'Silence': A test of faith — and of patience | The Japan Times
Japanese silence will be examined, as well as the role of silence in intercultural . emotional distance between husband and wife, this relationship is instead. or oriented toward, relationships than Japanese, be- cause Americans are focused .. themselves via silence, indifference, or shunning. (Azuma, ; Clancy. I'm convinced that, at bottom, the Japanese view of nature is the ultimate . from the way the Japanese view their relationship with nature.
Usually, Japanese start speaking once they feel the other person has finished talking, except for, when they are drunk: Japanese can get noisy and feel free to interrupt other people when they get drunk. Anyways, foreigners can keep talking and get into a conversation just like that.
So, if you find someone who you are interested in, make some poses or ask questions and let the that person speak to you. I know that sounds crazy and I agree, but this is how Japanese are nowadays.
But, I want you to pay a little of attention to your chest hair for majority of Japanese girls. Or Japanese girls will feel, sorry to say this but, gross or shocked when they see it. We prefer you using deodorant if you sweat a lot. They kind of have personal territory around them. People feel uncomfortable when someone is in this area.
However, if you are in a relationship with a Japanese man, I highly recommend that you understand the Japanese cultural nuances in order to avoid conflicts or resentment in the relationship. Why have you become quiet like that? Japanese people are known for their reticence when it comes to social interactions and conversations.
This is because silence is considered to be a virtue in Japanese society and hence many Japanese people feel that not everything has to be verbalized or spoken out, even when in relationships with their significant other.
Therefore, even in your presence, your Japanese boyfriend will probably need silence and his personal space to sort out his thoughts and reflect on what both of you have just talked about. Japanese guys are not known for being the most verbal and expressive of creatures. What may seem like an innocent question asking your boyfriend why he has become so quiet may be regarded as confrontational and hence unpleasant to deal with.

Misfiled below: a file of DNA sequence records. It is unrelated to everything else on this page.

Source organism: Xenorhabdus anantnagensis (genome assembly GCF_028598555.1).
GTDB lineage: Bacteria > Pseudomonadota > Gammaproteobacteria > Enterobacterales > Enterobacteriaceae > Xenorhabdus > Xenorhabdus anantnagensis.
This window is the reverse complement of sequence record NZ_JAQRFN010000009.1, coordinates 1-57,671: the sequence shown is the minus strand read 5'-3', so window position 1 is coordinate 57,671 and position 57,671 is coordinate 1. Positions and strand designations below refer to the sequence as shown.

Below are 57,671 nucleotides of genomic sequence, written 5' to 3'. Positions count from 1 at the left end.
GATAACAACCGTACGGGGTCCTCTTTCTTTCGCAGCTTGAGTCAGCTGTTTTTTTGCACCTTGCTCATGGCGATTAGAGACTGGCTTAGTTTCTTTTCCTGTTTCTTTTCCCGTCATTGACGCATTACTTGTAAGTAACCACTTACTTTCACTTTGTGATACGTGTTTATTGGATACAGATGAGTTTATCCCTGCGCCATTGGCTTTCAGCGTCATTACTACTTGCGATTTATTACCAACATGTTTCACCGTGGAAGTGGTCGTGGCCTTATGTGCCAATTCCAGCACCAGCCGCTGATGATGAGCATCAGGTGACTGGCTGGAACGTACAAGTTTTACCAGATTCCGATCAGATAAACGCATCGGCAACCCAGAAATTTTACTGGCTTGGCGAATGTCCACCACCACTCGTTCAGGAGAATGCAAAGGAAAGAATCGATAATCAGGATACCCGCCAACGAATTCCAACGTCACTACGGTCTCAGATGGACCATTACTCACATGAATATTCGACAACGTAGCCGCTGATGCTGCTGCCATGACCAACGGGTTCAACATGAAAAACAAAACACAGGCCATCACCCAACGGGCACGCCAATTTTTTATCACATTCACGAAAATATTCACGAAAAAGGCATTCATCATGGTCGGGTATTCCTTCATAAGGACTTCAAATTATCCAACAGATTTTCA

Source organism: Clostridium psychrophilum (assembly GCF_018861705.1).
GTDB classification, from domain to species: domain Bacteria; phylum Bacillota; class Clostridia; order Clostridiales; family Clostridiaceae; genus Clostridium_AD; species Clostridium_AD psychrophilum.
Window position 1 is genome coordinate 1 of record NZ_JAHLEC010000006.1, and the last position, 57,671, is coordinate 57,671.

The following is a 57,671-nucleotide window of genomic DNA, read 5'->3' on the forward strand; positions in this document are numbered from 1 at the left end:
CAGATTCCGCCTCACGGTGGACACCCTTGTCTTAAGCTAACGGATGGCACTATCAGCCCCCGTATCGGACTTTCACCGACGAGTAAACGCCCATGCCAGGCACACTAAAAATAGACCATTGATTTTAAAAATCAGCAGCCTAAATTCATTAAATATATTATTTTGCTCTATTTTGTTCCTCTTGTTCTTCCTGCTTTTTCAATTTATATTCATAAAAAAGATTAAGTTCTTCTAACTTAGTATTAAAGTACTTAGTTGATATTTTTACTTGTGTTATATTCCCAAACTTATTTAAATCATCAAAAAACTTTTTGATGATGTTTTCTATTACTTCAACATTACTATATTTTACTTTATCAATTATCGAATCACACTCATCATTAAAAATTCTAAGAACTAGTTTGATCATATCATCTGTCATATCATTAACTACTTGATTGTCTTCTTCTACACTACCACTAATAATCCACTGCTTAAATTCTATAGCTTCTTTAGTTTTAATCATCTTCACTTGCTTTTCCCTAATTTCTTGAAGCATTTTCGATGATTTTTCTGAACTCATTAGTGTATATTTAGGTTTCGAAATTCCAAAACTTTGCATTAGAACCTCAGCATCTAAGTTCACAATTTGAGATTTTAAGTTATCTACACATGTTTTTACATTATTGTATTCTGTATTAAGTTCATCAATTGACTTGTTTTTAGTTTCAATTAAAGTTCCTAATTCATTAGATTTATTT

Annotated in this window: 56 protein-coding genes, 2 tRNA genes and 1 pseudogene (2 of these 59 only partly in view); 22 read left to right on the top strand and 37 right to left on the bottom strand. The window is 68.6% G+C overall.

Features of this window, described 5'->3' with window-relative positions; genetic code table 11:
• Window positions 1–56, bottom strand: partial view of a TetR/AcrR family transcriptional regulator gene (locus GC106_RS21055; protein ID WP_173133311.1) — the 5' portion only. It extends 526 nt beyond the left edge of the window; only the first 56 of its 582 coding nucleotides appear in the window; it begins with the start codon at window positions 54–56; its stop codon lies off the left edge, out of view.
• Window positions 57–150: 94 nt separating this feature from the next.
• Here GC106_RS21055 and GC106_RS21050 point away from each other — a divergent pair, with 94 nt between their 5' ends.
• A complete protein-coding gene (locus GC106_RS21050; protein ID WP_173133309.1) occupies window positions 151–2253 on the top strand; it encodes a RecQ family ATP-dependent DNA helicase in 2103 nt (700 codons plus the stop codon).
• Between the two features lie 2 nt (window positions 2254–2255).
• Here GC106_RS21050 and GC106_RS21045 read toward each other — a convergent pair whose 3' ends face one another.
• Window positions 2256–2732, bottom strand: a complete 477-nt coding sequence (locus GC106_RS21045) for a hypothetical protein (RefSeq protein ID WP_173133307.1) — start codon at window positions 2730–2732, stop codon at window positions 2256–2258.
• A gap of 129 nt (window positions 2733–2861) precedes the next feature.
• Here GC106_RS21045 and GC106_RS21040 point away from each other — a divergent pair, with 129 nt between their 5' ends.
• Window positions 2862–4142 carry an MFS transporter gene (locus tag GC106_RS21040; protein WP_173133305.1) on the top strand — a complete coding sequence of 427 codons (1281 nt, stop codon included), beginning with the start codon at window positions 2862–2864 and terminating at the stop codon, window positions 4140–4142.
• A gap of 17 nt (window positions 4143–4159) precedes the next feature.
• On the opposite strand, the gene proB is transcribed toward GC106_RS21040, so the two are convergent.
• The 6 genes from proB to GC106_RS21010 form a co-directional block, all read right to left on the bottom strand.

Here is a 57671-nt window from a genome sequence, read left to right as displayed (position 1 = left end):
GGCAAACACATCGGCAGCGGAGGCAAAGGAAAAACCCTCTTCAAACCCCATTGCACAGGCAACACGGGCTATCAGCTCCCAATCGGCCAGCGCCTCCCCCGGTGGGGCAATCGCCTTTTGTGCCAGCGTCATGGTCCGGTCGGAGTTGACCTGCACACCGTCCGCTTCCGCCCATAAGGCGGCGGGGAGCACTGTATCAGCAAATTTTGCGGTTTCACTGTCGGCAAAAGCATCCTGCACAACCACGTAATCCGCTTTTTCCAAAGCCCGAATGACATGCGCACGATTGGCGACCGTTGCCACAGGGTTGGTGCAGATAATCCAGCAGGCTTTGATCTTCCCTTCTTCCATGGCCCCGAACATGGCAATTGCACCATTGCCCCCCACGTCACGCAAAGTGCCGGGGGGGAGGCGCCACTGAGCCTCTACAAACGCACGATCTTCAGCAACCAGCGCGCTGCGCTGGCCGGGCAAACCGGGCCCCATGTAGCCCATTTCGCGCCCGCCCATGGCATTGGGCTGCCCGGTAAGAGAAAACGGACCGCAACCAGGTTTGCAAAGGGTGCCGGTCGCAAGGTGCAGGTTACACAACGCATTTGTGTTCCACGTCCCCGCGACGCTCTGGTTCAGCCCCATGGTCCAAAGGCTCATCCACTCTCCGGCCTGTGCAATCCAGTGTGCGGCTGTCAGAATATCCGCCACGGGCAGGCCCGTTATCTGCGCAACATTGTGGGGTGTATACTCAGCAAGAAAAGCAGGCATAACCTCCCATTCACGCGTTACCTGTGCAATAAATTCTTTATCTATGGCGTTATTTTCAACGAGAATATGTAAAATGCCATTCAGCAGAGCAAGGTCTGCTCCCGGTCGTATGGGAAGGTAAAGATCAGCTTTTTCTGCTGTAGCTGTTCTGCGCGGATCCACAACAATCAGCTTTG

What or who is more important? Your job or me? It only goes halfway, and the diner has to fill in the missing half, exploring nuances hidden deep within. You see the same aesthetic in the Noh theater. The viewer enjoys what is not actually there, extracting from the stillness and words unspoken something that is only suggested by the actors' movements. I asked a calligrapher at an exhibition what makes for good writing.
She told me, "You can tell a good piece of calligraphy by looking at the blank space on the paper. You weave your poem not only with words but also with the silence between them.
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And the richness of the silence is more important than the fertility of the words. From the silence, the reader or listener senses the poem's mood and ambience, its subtle emotional resonance.
As the reader, you recreate the poet's emotional state from your own experience and relive it. By the same token, the poet entrusts his or her feelings to the audience instead of trying to explain those feelings or impose them on the listener.